LGBTQ&A: Cory Wade
Cory Wade is a gay model, musician and activist best known for appearing on multiple seasons of TV’s America’s Next Top Model. We caught up with the Philly celebrity on his current endeavors and why he still finds it important to speak his mind on social issues.
Years ago when G Philly was a print edition, you graced one of our front covers. How has life been since then?
I look at that cover as if I am gazing into a time warp. I see a more sassy, fiery and perhaps ignorant version of myself, but with sharper eyebrows … I used to get them done ritually. Life has been oh so beautiful since then! I have experienced life for the ebb and flow of highs and lows that it is, and I have stood true to one main objective through it all: to promote free and honest self-expression through multiple artistic mediums.
How have you evolved in the modeling world since America’s Next Top Model? Has the industry changed you?
I probably have a lot of people fooled, but I don’t really come from a modeling background. My first aspiration was in live theater. I was a professional stage actor before I ever really started modeling. Once I started receiving opportunities in the fashion industry, I squeezed each one for everything it was worth. I have had some incredible defining moments along my journey. I hosted and helped to coordinate the world’s first-ever Queer Fashion Week, which is now in its second season. I walked in the final Mercedes Benz Fashion Week show at Lincoln Center in New York, and I have helped to put an emphasis on the local design talent right here in Philadelphia by hosting and coordinating multiple runway events throughout the city. I have definitely evolved in the modeling world for everything I have learned along the way. The industry itself is always evolving. You sort of have to move with it and continuously look for new ways to contribute something of importance.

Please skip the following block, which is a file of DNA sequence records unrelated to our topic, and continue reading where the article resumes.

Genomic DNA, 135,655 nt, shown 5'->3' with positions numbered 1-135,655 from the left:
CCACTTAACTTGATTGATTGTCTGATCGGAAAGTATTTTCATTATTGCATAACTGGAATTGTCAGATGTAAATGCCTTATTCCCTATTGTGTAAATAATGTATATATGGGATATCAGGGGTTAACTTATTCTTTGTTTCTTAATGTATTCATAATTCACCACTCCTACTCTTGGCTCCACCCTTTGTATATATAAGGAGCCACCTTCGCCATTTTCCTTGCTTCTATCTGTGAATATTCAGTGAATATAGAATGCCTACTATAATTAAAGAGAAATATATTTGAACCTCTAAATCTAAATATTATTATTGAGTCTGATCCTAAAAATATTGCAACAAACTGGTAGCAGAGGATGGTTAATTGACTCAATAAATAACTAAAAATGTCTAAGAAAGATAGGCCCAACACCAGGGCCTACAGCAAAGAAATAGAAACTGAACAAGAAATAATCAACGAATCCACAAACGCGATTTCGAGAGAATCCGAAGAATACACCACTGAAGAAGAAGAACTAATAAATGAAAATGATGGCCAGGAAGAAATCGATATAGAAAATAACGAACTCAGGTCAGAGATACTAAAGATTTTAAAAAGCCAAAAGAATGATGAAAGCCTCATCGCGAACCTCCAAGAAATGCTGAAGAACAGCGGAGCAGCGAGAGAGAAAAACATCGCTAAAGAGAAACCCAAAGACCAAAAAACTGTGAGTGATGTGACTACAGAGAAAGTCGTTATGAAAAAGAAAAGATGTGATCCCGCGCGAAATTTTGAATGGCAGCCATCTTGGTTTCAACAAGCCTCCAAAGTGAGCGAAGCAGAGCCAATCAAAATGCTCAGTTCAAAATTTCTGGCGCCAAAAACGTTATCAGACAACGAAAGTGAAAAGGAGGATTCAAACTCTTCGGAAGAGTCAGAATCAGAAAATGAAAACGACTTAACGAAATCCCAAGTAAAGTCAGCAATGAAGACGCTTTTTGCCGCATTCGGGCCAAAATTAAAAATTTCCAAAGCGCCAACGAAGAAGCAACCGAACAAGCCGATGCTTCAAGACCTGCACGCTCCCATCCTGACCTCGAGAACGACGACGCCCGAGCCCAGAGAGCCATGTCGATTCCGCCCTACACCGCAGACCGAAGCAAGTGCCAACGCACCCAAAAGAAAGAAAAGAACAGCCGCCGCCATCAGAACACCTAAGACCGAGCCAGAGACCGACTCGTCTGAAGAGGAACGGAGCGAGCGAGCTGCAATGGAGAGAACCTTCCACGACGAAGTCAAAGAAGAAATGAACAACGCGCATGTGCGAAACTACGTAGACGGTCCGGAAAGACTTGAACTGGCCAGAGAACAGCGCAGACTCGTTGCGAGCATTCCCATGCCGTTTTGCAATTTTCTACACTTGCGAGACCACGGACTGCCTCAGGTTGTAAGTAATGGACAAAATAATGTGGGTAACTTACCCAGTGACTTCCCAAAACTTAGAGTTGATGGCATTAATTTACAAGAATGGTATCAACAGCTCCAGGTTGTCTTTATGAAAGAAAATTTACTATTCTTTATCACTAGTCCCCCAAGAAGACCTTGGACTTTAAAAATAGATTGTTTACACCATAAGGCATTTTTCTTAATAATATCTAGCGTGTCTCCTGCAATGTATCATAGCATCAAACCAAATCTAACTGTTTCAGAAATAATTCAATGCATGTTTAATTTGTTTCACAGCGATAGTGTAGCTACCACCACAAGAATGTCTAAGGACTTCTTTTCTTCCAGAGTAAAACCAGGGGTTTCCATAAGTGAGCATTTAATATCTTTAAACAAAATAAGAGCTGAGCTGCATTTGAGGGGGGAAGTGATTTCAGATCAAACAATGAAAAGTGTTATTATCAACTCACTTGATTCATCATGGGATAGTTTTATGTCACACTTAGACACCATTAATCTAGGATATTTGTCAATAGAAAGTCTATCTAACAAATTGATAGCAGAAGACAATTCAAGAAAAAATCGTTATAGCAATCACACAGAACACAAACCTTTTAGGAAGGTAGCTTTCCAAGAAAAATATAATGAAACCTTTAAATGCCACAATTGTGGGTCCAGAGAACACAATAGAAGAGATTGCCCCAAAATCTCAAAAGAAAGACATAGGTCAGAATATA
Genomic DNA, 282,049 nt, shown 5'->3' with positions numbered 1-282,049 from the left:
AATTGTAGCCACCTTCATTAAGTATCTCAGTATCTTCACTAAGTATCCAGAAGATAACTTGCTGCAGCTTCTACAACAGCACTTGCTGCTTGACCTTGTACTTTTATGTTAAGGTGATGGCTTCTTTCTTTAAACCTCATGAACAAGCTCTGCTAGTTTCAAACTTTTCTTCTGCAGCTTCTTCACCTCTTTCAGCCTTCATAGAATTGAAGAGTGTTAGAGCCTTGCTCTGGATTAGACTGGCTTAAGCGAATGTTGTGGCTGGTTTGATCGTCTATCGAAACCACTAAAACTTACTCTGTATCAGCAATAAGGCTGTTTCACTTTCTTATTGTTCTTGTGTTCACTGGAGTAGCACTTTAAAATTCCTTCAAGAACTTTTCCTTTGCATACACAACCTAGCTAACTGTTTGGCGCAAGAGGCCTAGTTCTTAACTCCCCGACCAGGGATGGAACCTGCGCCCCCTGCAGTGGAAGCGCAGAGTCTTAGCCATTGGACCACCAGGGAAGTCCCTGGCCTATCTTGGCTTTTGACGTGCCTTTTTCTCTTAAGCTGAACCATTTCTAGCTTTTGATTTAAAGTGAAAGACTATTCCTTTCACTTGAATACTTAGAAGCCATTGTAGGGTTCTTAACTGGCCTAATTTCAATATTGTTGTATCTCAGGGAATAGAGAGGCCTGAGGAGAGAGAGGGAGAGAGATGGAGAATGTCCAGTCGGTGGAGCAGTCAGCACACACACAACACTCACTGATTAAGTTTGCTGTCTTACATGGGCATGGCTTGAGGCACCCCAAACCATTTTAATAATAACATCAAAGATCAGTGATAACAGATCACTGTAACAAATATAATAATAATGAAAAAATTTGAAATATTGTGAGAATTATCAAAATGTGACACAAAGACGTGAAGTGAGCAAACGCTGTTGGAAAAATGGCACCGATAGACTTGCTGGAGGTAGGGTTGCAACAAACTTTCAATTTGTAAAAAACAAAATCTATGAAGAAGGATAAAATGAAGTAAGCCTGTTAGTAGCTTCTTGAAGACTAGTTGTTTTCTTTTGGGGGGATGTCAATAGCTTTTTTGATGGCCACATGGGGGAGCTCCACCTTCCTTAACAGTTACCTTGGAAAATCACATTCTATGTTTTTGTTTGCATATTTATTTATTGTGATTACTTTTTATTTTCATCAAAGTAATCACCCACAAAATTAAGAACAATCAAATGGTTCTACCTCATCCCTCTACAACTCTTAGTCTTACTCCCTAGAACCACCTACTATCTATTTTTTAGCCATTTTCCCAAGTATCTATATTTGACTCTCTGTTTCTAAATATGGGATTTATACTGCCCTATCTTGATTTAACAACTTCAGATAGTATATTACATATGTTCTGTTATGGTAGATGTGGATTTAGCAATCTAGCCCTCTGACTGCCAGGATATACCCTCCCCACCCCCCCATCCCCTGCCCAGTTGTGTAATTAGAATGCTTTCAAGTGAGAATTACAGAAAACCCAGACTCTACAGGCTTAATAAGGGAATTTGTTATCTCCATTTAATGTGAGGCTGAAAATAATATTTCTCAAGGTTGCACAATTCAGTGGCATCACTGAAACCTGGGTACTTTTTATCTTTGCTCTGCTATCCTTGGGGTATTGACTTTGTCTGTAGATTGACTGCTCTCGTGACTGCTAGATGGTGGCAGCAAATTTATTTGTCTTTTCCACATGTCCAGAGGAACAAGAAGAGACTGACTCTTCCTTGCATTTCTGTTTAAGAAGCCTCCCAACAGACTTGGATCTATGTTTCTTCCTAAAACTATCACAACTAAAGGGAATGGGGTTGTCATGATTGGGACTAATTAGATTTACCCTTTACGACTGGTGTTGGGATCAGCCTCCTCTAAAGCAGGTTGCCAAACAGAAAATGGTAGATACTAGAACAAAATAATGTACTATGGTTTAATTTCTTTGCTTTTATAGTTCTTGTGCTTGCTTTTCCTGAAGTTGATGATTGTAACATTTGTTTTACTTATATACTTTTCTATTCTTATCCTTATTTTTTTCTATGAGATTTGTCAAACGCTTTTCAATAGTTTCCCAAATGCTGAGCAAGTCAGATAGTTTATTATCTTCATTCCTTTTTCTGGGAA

Has it been a challenge being a social-issues advocate while being a face of multiple commercial brands?
Using my voice for what I know in my heart to be right is never a challenge for me. In the past it has proven to be a challenge for brands that were considering hiring me. Some would say that through running an ad campaign starring Cory Wade, it is as if you are publicly stating that you are for LGBT equality and authentic self-expression. To them I say “Damn right!” I don’t really care if this hurts my potential for commercial success. Supporting the LGBTQIA community right now is supporting the even larger community we know as humankind. I would implore the commercial world to get on board with this sentiment. A lot of brands already are on board, and those are the brands that I am most interested in working with.
You carry various identities being gay, young, and interracial. How do those aspects intersect when you’re striving to pursue your professional career?
I am being genuine in saying that I don’t typically pay attention to these classifications, but I’d be lying if I didn’t mention that they have been imperative in some casting situations. I could be a key component in making a cast of models look culturally diverse. I’ve also played many times a racially ambiguous drag queen. On the flip-side, by the repugnant racial standards of some, I could never be cast as the leading male. As every experienced model or actor knows, typecasting is a business mechanism. It all has to do with our collective stream of consciousness and what we are willing to buy into. If we don’t really believe that a young, gay, black woman could ever be the hero of a story, than she never will be. When we start to truly see people as people, things like race and sexuality will have nothing to do with a casting director’s job unless a storyline specifically calls for it.
Being a local celebrity who has achieved national recognition, what is one serious piece of advice you would give others in this city to consider that you originally didn’t?
When I first started my career in entertainment, I didn’t realize how many resources I had in Philadelphia. In this city, we uplift and support those who are noticeably trying to make a difference in the world. For the most part, we are a loving and forward-thinking community of people. Use this to your benefit! Network with the amazingly talented and noteworthy people who reside here and have connections all over the world! We are also ridiculously close to New York. Take advantage of that as well! I guess my advice put simply would be: EMBRACE Philadelphia. Wear it with pride.